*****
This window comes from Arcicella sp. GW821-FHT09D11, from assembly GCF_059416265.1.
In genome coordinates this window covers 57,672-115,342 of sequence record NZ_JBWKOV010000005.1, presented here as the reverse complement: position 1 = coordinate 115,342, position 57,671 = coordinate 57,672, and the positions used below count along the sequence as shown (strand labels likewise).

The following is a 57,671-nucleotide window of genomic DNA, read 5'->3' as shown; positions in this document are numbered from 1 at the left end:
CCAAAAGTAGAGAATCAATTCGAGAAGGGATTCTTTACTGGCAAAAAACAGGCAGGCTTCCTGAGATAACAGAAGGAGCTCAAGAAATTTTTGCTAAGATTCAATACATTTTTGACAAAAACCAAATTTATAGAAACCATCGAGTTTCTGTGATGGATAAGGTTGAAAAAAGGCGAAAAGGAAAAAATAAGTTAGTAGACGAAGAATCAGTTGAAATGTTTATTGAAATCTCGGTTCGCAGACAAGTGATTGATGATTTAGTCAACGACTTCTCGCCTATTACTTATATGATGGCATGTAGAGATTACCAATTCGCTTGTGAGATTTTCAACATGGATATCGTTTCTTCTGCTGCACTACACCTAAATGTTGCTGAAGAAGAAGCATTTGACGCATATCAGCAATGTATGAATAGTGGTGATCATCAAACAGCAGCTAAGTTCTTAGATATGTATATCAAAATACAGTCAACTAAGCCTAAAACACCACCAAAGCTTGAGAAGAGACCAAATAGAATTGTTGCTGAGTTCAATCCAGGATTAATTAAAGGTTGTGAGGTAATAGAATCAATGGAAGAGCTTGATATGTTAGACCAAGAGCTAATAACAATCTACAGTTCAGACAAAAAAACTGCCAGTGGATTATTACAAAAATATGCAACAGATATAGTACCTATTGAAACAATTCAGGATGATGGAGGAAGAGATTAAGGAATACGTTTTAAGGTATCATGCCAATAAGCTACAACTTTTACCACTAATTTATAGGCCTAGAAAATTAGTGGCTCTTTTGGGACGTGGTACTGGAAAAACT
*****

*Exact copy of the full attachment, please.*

This window comes from Arcicella sp. GW821-FHT09D11, from assembly GCF_059416265.1.
In genome coordinates this window covers 57,672-115,342 of sequence record NZ_JBWKOV010000005.1, presented here as the reverse complement: position 1 = coordinate 115,342, position 57,671 = coordinate 57,672, and the positions used below count along the sequence as shown (strand labels likewise).

The following is a 57,671-nucleotide window of genomic DNA, read 5'->3' as shown; positions in this document are numbered from 1 at the left end:
CCAAAAGTAGAGAATCAATTCGAGAAGGGATTCTTTACTGGCAAAAAACAGGCAGGCTTCCTGAGATAACAGAAGGAGCTCAAGAAATTTTTGCTAAGATTCAATACATTTTTGACAAAAACCAAATTTATAGAAACCATCGAGTTTCTGTGATGGATAAGGTTGAAAAAAGGCGAAAAGGAAAAAATAAGTTAGTAGACGAAGAATCAGTTGAAATGTTTATTGAAATCTCGGTTCGCAGACAAGTGATTGATGATTTAGTCAACGACTTCTCGCCTATTACTTATATGATGGCATGTAGAGATTACCAATTCGCTTGTGAGATTTTCAACATGGATATCGTTTCTTCTGCTGCACTACACCTAAATGTTGCTGAAGAAGAAGCATTTGACGCATATCAGCAATGTATGAATAGTGGTGATCATCAAACAGCAGCTAAGTTCTTAGATATGTATATCAAAATACAGTCAACTAAGCCTAAAACACCACCAAAGCTTGAGAAGAGACCAAATAGAATTGTTGCTGAGTTCAATCCAGGATTAATTAAAGGTTGTGAGGTAATAGAATCAATGGAAGAGCTTGATATGTTAGACCAAGAGCTAATAACAATCTACAGTTCAGACAAAAAAACTGCCAGTGGATTATTACAAAAATATGCAACAGATATAGTACCTATTGAAACAATTCAGGATGATGGAGGAAGAGATTAAGGAATACGTTTTAAGGTATCATGCCAATAAGCTACAACTTTTACCACTAATTTATAGGCCTAGAAAATTAGTGGCTCTTTTGGGACGTGGTACTGGAAAAACT